Trusting Black Women is more than a catchy hashtag. It is more than a talking point on the campaign trail. Trusting Black Women is more than inviting a Black woman to the table without any leadership or decision-making authority. Do not invite me to the table if I am expected to sit pretty and poised with no power. Making a hashtag does absolutely nothing without clear motives and actions behind it.
Let’s just get right into it – Beyoncé is THAT BITCH! PERIODTTTT!! ALL THE T’s!! There is no greater living entertainer on the planet. Period. Before I take it back, I will add more to it. Argue with your aunties and grandmas don’t argue with me.Beyoncé came to Coachella to snatch all the vanilla, #FFFFFF, flower crowns and snatch them she did!
This week Stacey Abrams appeared on The View and was asked about the rumors that she was being tapped to run alongside (behind) Joe Biden as the 2020 Vice President candidate. With no hesitation, Abrams stated, “I think you don’t run for second place.”In one sentence, Abrams spoke an entire sermon, and it resonated deeply with me. While Abrams was talking about the primary, I took her comments as a lesson for my life to stop running for second place. Who stands at the starting line of a race and says, “I want to be second?” Your mentality should always be, “I want to be first!” The goal should always be to run to win!
My daughter told me, “You should have left Us feeling afraid to look at your reflection in the mirror.” I didn’t. As I walked into the bathroom after the movie, I looked at my reflection in the mirror and washed my hands. I was not afraid. I was not spooked. I didn’t have that feeling that my reflection would turn its back on me or reach out and grab me. There was no lingering fear like I felt watching Nightmare on Elm Street of Halloween years ago. I left the theater thinking, “Perhaps I missed the message. Perhaps I missed the fear.”
In her quick rise in social justice circles, her continuous missteps show me that Alyssa has no foundation on which to stand when it comes to being an ally. Her activism is a house of cards built on sand. It is easy to commandeer someone else’s movement as your own. It is easy to go online when you have a vast platform and post something that “sounds” progressive and get thousands of likes and retweets. It is easy to comb through poems and pick a line or two that may help undergird your tweets. It’s easy to dress up in a handmaid’s costume and not see how your real life actions are not indicative of supporting all women. It’s convenient to post a Martin Luther King quote that makes you feel good. It is easy to do all of those things without doing any of the real work. Moreover, the real work doesn’t start on Twitter. It doesn’t start with a pink pussy cat hat. It doesn’t start with some catchy sign held up at a protest. I dare say it doesn’t even start with a hashtag. The real work begins when you first look inside yourself and challenge yourself to be better and to do better.
Every woman I know, KNOWS THIS LOOK! It is a mix of, “I wish this fool would,” “You got me twisted,” and “I got you right where I want you!”There is nothing more powerful than women who know who they are and refuse to be intimidated. Hell hath no fury like a woman that is sick and tired of your bullshit and that has receipts!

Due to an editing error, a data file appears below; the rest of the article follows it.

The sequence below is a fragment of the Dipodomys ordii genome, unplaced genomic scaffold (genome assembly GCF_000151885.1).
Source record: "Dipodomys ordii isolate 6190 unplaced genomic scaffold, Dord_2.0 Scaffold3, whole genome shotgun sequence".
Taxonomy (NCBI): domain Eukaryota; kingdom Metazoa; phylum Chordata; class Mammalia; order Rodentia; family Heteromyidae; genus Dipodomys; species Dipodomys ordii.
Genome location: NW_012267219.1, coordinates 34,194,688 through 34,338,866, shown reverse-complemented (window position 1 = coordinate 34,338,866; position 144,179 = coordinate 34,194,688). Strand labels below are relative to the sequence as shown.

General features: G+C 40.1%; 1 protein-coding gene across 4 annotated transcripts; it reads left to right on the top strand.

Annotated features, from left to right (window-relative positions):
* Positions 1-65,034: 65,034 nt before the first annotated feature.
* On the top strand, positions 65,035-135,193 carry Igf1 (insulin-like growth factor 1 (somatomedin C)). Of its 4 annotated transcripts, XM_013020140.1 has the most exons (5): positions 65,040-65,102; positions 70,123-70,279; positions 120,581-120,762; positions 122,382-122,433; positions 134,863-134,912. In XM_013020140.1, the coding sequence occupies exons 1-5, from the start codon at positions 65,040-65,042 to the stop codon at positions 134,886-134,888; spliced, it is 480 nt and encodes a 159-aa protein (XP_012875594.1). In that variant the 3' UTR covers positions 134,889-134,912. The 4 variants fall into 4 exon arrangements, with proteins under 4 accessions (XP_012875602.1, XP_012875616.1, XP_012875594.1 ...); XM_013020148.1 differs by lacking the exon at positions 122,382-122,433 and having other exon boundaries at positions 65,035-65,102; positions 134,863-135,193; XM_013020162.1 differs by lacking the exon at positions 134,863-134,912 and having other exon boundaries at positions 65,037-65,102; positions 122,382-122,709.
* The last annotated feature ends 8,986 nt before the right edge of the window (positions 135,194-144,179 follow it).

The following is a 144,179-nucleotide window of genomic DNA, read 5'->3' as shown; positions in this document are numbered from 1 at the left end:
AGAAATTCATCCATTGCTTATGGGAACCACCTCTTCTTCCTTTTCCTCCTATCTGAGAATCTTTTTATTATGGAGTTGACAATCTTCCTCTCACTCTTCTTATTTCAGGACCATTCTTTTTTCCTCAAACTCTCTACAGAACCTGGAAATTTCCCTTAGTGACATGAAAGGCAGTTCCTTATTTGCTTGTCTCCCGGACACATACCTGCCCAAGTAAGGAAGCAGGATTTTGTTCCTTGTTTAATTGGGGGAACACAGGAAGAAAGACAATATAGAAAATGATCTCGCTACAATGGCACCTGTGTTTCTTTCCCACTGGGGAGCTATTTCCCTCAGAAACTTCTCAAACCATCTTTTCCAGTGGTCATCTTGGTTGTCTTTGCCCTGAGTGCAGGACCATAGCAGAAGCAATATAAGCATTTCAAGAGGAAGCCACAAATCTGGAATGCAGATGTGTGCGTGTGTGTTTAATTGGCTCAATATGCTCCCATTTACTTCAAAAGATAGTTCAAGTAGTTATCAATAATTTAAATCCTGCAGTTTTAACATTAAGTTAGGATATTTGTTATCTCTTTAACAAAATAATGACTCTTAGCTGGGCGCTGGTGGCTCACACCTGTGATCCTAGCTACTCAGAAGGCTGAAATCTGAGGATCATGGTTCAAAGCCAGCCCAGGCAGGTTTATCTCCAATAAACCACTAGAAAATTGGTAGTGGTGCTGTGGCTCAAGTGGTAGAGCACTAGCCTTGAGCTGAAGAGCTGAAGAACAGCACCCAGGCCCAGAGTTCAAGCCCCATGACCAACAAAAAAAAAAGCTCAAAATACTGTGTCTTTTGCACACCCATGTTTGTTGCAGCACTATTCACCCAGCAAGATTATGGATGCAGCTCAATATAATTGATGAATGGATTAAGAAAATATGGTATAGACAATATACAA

Did a Black man really ask Black people to put ourselves into the shoes of a White person? Are you KIDDING ME, Cory? WHAT SHOES? Shoes of privilege? Shoes of cognitive dissonance? Shoes of denying racism exist? Shoes of “just get over it?” Shoes of Make America Great Again? I don’t need to step into the shoes of White America.
In an industry that is heavily male-dominated, with labels crafting who they wanted to be the next “It Girl,” Cardi’s B carefree, no holds barred, style took the world by storm. Gone were the days of industry curated and crafted interviews. Cardi B took to social media to air her grievances, share her story, discuss her sex life, and offer a multitude of clapbacks that had us begging for more. Who else could dog walk Tomi Lahren around the world?
This month is our month! So Black people, I need your shea butter melanin skin glistening, Fenty gloss bomb poppin’, and afros, braids, wigs and weaves shining as we throw it back like we are takin’ over for the 99 and the 2000! I promise you, Black people are so amazing that when I read things about Black people, I think, “Damn Black people are so ridiculously dope! If I weren’t Black, I would be like, “Damn I wanna be Black!”
You would think that everyone in Kentucky would rejoice. What an amazing way to honor a man whose very name brings honor to the city. However, that was not the case. While many people were pleased, the comments soon popped up on social media calling into question why Muhammad Ali is worthy of this honor? Truthfully, I found the comments to be typical. It was fine honoring Ali when they could just wear a t-shirt with his image on it. It was all good as long as Ali remained the person they constructed in their heads that suited them. It’s cool as long as it’s the Ali that floats like a butterfly and stings like a bee. They love that Ali. That is the Ali that doesn’t make them uncomfortable. That is the Ali they can brag about to their drinking buddies. That is the Ali that doesn’t challenge their way of thinking. Similarly, to the whitewashed version of Martin Luther King Jr that so many have constructed and that we will read “convenient tweets” about on Monday, as long as it’s the Ali that doesn’t ruffle their feathers, there is no problem. But do not forget it was here in his hometown of Louisville where Ali was called, “the Olympic nigger,” and was denied service in a “Whites Only” restaurant after returning from the Olympic Games in Rome in 1960.